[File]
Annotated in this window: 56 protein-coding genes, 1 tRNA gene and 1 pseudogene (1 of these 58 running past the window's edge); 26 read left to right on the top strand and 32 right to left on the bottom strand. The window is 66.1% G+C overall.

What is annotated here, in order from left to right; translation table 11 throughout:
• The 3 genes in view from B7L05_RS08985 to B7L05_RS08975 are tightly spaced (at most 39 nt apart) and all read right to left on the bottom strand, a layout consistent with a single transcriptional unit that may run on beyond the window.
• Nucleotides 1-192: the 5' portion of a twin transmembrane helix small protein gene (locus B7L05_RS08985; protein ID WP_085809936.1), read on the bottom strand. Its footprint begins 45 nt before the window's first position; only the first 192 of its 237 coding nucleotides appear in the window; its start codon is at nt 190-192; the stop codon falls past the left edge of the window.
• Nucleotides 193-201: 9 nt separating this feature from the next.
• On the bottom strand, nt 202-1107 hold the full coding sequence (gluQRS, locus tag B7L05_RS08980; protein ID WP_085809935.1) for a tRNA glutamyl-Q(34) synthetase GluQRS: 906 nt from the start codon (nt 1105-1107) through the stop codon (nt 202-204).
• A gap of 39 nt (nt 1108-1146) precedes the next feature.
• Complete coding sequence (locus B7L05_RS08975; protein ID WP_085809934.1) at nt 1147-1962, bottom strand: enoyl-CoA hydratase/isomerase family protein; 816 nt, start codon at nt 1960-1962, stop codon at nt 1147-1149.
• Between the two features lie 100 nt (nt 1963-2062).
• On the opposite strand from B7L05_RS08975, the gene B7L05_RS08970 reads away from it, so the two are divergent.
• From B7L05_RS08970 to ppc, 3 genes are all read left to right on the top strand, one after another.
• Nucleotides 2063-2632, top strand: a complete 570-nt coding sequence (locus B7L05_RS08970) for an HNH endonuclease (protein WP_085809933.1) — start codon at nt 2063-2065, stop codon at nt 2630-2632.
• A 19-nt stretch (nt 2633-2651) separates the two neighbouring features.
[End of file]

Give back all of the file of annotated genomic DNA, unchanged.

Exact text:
Annotated in this window: 56 protein-coding genes, 1 tRNA gene and 1 pseudogene (1 of these 58 running past the window's edge); 26 read left to right on the top strand and 32 right to left on the bottom strand. The window is 66.1% G+C overall.

What is annotated here, in order from left to right; translation table 11 throughout:
• The 3 genes in view from B7L05_RS08985 to B7L05_RS08975 are tightly spaced (at most 39 nt apart) and all read right to left on the bottom strand, a layout consistent with a single transcriptional unit that may run on beyond the window.
• Nucleotides 1-192: the 5' portion of a twin transmembrane helix small protein gene (locus B7L05_RS08985; protein ID WP_085809936.1), read on the bottom strand. Its footprint begins 45 nt before the window's first position; only the first 192 of its 237 coding nucleotides appear in the window; its start codon is at nt 190-192; the stop codon falls past the left edge of the window.
• Nucleotides 193-201: 9 nt separating this feature from the next.
• On the bottom strand, nt 202-1107 hold the full coding sequence (gluQRS, locus tag B7L05_RS08980; protein ID WP_085809935.1) for a tRNA glutamyl-Q(34) synthetase GluQRS: 906 nt from the start codon (nt 1105-1107) through the stop codon (nt 202-204).
• A gap of 39 nt (nt 1108-1146) precedes the next feature.
• Complete coding sequence (locus B7L05_RS08975; protein ID WP_085809934.1) at nt 1147-1962, bottom strand: enoyl-CoA hydratase/isomerase family protein; 816 nt, start codon at nt 1960-1962, stop codon at nt 1147-1149.
• Between the two features lie 100 nt (nt 1963-2062).
• On the opposite strand from B7L05_RS08975, the gene B7L05_RS08970 reads away from it, so the two are divergent.
• From B7L05_RS08970 to ppc, 3 genes are all read left to right on the top strand, one after another.
• Nucleotides 2063-2632, top strand: a complete 570-nt coding sequence (locus B7L05_RS08970) for an HNH endonuclease (protein WP_085809933.1) — start codon at nt 2063-2065, stop codon at nt 2630-2632.
• A 19-nt stretch (nt 2633-2651) separates the two neighbouring features.